I case you didn’t realize it we’re not just talking about $35. This is just one example of a $35 paper for sale. From following the links in WUWT, I have encountered at least 10 or 15 pay-walled papers in the past month. Would I like to be able to read these articles, you betcha! But that would have cost me between $350 to $525. And there is still the economic downturn to contend with. Plus [self imposed long snip] expenses!

    Since you seem to be so free with other peoples’ money, I can only assume that you are a liberal and have never had to manage your own limited funds.

    jeez, prove me wrong by offering to pay for all of us to have access to these papers!

  16. Here’s a curiosity: I just checked all of the illustrations for Wyatt et al (2011). Figure 2 from the poster, which is Figure 7 in this post, that includes the weighted AMO+PDO dataset does not appear in the paper. I double checked by having Adobe Acrobat do a word search and the phrases “weighted sum” and “AMO and PDO reconstructions” do not appear in the paper.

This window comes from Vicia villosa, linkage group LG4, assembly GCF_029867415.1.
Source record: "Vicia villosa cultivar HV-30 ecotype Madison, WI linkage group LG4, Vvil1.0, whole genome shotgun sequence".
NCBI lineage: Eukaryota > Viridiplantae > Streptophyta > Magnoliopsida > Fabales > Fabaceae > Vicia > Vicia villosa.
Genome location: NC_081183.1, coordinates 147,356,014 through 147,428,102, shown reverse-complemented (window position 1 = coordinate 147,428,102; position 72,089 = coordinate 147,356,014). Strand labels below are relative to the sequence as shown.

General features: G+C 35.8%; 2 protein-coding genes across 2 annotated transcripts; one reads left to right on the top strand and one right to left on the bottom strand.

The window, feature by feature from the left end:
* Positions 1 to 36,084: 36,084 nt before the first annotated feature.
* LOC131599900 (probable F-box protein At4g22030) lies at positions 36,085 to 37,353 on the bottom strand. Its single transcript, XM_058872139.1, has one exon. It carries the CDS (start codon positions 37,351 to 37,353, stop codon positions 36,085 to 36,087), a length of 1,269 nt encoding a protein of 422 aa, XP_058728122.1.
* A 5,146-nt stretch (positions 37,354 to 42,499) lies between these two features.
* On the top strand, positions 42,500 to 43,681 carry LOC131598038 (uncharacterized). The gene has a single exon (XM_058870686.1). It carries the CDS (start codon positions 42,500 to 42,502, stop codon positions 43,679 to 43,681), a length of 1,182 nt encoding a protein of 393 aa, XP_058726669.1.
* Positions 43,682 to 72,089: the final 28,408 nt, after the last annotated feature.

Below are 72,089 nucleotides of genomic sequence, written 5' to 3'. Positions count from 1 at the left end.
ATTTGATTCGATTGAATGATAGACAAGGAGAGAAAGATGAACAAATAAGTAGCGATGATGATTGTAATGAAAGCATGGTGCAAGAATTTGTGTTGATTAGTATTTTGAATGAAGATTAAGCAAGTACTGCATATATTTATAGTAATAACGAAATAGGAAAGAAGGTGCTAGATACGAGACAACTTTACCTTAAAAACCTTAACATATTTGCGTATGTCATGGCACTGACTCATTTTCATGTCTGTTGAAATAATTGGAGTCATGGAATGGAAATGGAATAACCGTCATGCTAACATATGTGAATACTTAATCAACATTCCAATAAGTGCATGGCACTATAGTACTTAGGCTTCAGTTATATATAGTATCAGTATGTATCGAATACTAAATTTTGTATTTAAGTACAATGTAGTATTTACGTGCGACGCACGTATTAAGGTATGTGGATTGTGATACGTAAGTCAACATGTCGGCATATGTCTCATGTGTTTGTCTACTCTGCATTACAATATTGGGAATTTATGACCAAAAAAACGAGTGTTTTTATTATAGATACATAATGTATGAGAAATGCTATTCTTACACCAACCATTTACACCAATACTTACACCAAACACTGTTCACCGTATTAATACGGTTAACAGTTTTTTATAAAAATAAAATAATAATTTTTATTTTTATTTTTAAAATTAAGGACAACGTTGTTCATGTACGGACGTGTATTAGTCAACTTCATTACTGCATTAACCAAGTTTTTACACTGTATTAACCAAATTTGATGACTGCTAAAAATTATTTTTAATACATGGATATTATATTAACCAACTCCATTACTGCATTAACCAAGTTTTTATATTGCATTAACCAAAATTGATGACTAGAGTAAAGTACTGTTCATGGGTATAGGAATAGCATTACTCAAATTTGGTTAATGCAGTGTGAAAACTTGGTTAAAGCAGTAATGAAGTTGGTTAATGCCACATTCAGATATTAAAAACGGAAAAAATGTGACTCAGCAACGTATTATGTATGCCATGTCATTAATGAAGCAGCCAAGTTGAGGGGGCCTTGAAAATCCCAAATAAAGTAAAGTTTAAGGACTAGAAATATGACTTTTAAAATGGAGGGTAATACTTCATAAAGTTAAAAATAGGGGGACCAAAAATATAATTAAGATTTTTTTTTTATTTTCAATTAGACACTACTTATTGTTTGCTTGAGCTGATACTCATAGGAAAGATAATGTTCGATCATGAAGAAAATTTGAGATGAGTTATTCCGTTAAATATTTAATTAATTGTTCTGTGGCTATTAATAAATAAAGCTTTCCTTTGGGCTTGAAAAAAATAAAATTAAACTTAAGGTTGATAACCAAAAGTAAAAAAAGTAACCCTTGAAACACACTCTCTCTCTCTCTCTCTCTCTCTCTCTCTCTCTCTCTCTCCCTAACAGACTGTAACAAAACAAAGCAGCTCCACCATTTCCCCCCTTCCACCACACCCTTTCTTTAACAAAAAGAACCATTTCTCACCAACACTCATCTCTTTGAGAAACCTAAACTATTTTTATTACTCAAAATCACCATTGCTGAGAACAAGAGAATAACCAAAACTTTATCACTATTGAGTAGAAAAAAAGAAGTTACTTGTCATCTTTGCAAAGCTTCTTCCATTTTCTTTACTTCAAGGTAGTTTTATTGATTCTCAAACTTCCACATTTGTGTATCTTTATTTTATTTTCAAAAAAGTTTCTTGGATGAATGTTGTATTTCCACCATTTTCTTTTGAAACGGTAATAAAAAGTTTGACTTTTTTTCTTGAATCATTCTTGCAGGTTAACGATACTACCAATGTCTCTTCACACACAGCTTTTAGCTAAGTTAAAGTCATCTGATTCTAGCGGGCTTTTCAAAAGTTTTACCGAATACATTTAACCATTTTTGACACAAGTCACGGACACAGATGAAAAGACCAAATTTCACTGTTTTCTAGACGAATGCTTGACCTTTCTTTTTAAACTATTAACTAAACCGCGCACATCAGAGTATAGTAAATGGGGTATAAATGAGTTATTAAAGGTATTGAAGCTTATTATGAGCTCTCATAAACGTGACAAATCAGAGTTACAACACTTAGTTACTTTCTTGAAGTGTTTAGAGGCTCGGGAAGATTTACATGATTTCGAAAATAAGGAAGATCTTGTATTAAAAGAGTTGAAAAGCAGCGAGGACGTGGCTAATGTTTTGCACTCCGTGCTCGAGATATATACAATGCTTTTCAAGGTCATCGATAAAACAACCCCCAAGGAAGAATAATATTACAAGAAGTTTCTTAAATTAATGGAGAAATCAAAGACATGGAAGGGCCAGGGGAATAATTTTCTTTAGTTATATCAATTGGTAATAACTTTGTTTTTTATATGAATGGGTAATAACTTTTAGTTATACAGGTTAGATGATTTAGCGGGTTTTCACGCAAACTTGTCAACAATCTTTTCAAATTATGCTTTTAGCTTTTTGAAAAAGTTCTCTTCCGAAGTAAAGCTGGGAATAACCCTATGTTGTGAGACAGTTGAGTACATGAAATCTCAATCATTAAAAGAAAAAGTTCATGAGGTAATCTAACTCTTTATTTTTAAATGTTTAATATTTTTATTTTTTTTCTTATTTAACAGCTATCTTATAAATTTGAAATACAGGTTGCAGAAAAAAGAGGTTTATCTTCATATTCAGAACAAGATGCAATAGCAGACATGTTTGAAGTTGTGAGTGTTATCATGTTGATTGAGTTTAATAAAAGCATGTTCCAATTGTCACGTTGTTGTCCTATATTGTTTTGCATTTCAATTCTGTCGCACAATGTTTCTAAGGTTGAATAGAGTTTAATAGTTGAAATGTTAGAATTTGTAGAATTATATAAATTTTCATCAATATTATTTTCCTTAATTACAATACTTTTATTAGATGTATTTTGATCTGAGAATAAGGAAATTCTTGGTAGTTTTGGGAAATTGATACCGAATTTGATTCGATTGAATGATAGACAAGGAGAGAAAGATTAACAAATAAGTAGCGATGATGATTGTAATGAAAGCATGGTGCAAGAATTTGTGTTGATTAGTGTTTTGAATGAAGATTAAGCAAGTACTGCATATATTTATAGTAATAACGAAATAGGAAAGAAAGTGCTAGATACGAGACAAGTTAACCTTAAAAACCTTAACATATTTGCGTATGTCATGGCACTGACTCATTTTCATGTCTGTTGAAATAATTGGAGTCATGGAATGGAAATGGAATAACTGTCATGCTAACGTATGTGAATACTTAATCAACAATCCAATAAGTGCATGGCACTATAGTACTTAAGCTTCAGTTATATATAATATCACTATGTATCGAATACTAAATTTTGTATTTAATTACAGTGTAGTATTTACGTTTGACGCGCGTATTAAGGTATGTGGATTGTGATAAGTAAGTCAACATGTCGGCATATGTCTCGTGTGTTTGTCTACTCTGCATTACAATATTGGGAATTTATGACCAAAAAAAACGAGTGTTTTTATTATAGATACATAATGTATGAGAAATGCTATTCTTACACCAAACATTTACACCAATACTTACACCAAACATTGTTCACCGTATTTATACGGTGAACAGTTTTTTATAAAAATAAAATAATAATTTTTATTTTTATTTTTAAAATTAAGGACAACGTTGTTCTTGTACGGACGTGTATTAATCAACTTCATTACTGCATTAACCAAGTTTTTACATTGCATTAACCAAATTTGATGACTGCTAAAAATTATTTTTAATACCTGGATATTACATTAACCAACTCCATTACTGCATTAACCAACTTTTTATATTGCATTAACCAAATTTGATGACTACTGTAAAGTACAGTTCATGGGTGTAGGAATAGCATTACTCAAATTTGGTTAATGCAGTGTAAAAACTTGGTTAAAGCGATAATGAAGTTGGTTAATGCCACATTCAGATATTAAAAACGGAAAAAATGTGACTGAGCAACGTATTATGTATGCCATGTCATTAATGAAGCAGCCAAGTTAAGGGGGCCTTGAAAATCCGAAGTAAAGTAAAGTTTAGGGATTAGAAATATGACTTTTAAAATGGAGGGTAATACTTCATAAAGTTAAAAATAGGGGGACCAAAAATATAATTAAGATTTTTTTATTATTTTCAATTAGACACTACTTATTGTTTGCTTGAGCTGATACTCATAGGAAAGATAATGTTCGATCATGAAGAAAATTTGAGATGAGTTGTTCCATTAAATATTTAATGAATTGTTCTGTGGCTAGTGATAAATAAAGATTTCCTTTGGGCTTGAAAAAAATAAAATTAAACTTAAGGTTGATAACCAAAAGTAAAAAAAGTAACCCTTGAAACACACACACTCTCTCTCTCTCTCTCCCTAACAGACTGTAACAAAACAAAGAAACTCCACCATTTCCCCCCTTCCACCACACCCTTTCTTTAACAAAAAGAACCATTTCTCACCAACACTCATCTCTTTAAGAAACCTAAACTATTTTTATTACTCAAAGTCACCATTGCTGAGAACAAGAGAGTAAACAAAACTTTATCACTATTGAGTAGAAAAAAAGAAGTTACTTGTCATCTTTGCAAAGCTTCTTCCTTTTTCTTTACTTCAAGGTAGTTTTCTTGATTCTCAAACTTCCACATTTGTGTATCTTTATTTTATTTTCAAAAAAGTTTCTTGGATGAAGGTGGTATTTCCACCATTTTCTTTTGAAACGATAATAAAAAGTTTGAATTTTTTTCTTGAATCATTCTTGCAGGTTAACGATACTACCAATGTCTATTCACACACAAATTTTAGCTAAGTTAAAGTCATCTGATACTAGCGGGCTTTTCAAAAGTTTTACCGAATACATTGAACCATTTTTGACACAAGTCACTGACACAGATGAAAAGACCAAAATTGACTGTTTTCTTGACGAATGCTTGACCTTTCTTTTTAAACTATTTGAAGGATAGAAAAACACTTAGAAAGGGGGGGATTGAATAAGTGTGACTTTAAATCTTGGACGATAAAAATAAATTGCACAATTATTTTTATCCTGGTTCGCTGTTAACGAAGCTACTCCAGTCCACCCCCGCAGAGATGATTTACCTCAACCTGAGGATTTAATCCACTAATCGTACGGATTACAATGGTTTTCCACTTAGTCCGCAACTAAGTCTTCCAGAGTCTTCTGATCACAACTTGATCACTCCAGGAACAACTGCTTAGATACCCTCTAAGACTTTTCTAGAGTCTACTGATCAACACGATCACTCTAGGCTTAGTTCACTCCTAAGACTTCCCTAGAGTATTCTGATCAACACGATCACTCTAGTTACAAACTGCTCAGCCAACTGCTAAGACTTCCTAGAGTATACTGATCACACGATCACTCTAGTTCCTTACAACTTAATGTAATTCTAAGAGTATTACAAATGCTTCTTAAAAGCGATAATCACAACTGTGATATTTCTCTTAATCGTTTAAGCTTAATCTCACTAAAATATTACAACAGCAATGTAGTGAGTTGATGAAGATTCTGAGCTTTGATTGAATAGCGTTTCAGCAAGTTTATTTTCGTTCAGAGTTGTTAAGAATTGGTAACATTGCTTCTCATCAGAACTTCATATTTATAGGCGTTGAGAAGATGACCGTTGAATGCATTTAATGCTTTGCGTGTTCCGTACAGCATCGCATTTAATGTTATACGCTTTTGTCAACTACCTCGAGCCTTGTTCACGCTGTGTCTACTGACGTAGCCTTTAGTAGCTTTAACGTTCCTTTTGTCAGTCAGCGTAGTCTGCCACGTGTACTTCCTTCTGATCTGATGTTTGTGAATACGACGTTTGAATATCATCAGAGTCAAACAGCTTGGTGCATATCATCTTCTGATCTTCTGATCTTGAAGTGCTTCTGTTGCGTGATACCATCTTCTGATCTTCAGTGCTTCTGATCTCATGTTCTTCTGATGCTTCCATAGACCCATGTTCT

Also, Wyatt et al used the ESRL AMO data, the JISAO PDO data, and HADCRUT NH surface temperature data.

  17. Bob brings up fair points. But perhaps I can offer more clarity on the WKT paper.

    The figure to which Bob refers – showing NHT regressed onto predictors AMO and PDO – was used in the posters, not in the paper. A number of weighted combinations of reconstructed components of the “stadium wave” climate signal could be combined in a variety of proportions to yield similar results. This does not diminish the observation that the trend of combined AMO and PDO values aligns closely with that of NHT.